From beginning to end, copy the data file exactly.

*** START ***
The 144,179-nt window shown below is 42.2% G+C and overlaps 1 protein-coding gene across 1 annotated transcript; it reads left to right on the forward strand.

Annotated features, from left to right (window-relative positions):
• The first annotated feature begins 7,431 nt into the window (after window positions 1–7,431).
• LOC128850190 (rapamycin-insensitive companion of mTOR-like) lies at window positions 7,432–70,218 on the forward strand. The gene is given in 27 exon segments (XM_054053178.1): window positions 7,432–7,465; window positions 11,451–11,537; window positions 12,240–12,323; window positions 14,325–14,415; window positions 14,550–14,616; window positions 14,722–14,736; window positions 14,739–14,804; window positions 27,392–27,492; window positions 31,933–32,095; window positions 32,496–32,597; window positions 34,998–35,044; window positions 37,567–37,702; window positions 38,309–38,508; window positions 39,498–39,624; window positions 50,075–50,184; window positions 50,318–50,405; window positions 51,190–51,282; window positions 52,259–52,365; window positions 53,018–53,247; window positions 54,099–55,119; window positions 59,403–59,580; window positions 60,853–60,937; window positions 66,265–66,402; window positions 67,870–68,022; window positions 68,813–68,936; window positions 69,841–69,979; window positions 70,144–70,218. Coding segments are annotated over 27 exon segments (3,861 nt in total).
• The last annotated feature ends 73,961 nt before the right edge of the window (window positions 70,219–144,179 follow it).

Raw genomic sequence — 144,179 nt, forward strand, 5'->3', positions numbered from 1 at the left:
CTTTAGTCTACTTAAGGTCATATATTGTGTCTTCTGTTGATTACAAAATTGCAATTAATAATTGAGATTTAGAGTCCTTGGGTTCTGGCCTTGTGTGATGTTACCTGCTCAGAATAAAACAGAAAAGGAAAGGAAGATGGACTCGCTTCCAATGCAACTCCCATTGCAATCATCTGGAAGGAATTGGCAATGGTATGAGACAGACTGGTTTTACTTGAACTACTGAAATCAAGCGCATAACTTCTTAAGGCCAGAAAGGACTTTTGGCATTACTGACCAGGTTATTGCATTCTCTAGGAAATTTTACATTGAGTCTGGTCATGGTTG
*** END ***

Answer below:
The 144,179-nt window shown below is 42.2% G+C and overlaps 1 protein-coding gene across 1 annotated transcript; it reads left to right on the forward strand.

Annotated features, from left to right (window-relative positions):
• The first annotated feature begins 7,431 nt into the window (after window positions 1–7,431).
• LOC128850190 (rapamycin-insensitive companion of mTOR-like) lies at window positions 7,432–70,218 on the forward strand. The gene is given in 27 exon segments (XM_054053178.1): window positions 7,432–7,465; window positions 11,451–11,537; window positions 12,240–12,323; window positions 14,325–14,415; window positions 14,550–14,616; window positions 14,722–14,736; window positions 14,739–14,804; window positions 27,392–27,492; window positions 31,933–32,095; window positions 32,496–32,597; window positions 34,998–35,044; window positions 37,567–37,702; window positions 38,309–38,508; window positions 39,498–39,624; window positions 50,075–50,184; window positions 50,318–50,405; window positions 51,190–51,282; window positions 52,259–52,365; window positions 53,018–53,247; window positions 54,099–55,119; window positions 59,403–59,580; window positions 60,853–60,937; window positions 66,265–66,402; window positions 67,870–68,022; window positions 68,813–68,936; window positions 69,841–69,979; window positions 70,144–70,218. Coding segments are annotated over 27 exon segments (3,861 nt in total).
• The last annotated feature ends 73,961 nt before the right edge of the window (window positions 70,219–144,179 follow it).

Raw genomic sequence — 144,179 nt, forward strand, 5'->3', positions numbered from 1 at the left:
CTTTAGTCTACTTAAGGTCATATATTGTGTCTTCTGTTGATTACAAAATTGCAATTAATAATTGAGATTTAGAGTCCTTGGGTTCTGGCCTTGTGTGATGTTACCTGCTCAGAATAAAACAGAAAAGGAAAGGAAGATGGACTCGCTTCCAATGCAACTCCCATTGCAATCATCTGGAAGGAATTGGCAATGGTATGAGACAGACTGGTTTTACTTGAACTACTGAAATCAAGCGCATAACTTCTTAAGGCCAGAAAGGACTTTTGGCATTACTGACCAGGTTATTGCATTCTCTAGGAAATTTTACATTGAGTCTGGTCATGGTTG